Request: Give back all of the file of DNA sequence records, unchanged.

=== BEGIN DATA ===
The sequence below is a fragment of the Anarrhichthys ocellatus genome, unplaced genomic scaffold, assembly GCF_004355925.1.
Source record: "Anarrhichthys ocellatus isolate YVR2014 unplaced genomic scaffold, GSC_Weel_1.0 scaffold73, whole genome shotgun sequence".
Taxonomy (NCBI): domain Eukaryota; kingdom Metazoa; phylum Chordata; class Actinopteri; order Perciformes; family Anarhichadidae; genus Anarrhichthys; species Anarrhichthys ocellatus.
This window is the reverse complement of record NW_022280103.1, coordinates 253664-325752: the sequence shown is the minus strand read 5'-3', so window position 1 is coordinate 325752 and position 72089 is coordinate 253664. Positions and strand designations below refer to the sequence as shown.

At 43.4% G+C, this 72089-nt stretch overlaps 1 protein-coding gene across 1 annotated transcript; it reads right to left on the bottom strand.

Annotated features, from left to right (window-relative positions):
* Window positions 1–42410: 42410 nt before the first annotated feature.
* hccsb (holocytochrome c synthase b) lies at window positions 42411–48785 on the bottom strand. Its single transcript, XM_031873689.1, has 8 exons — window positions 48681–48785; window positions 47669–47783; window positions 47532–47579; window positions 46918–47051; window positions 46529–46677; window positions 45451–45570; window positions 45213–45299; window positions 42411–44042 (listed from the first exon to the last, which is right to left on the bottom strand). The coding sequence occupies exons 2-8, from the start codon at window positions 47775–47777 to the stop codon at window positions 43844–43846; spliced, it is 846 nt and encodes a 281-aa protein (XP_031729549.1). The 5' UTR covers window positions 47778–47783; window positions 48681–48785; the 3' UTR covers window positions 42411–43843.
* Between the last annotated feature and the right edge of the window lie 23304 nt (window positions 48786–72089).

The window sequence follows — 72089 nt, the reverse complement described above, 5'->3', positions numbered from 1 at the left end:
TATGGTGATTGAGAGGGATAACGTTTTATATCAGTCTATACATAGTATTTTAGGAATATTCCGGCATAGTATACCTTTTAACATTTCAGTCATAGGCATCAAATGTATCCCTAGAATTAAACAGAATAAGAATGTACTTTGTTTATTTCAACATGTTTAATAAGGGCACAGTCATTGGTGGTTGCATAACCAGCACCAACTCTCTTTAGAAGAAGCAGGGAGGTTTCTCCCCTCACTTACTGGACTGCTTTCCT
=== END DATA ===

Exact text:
The sequence below is a fragment of the Anarrhichthys ocellatus genome, unplaced genomic scaffold, assembly GCF_004355925.1.
Source record: "Anarrhichthys ocellatus isolate YVR2014 unplaced genomic scaffold, GSC_Weel_1.0 scaffold73, whole genome shotgun sequence".
Taxonomy (NCBI): domain Eukaryota; kingdom Metazoa; phylum Chordata; class Actinopteri; order Perciformes; family Anarhichadidae; genus Anarrhichthys; species Anarrhichthys ocellatus.
This window is the reverse complement of record NW_022280103.1, coordinates 253664-325752: the sequence shown is the minus strand read 5'-3', so window position 1 is coordinate 325752 and position 72089 is coordinate 253664. Positions and strand designations below refer to the sequence as shown.

At 43.4% G+C, this 72089-nt stretch overlaps 1 protein-coding gene across 1 annotated transcript; it reads right to left on the bottom strand.

Annotated features, from left to right (window-relative positions):
* Window positions 1–42410: 42410 nt before the first annotated feature.
* hccsb (holocytochrome c synthase b) lies at window positions 42411–48785 on the bottom strand. Its single transcript, XM_031873689.1, has 8 exons — window positions 48681–48785; window positions 47669–47783; window positions 47532–47579; window positions 46918–47051; window positions 46529–46677; window positions 45451–45570; window positions 45213–45299; window positions 42411–44042 (listed from the first exon to the last, which is right to left on the bottom strand). The coding sequence occupies exons 2-8, from the start codon at window positions 47775–47777 to the stop codon at window positions 43844–43846; spliced, it is 846 nt and encodes a 281-aa protein (XP_031729549.1). The 5' UTR covers window positions 47778–47783; window positions 48681–48785; the 3' UTR covers window positions 42411–43843.
* Between the last annotated feature and the right edge of the window lie 23304 nt (window positions 48786–72089).

The window sequence follows — 72089 nt, the reverse complement described above, 5'->3', positions numbered from 1 at the left end:
TATGGTGATTGAGAGGGATAACGTTTTATATCAGTCTATACATAGTATTTTAGGAATATTCCGGCATAGTATACCTTTTAACATTTCAGTCATAGGCATCAAATGTATCCCTAGAATTAAACAGAATAAGAATGTACTTTGTTTATTTCAACATGTTTAATAAGGGCACAGTCATTGGTGGTTGCATAACCAGCACCAACTCTCTTTAGAAGAAGCAGGGAGGTTTCTCCCCTCACTTACTGGACTGCTTTCCT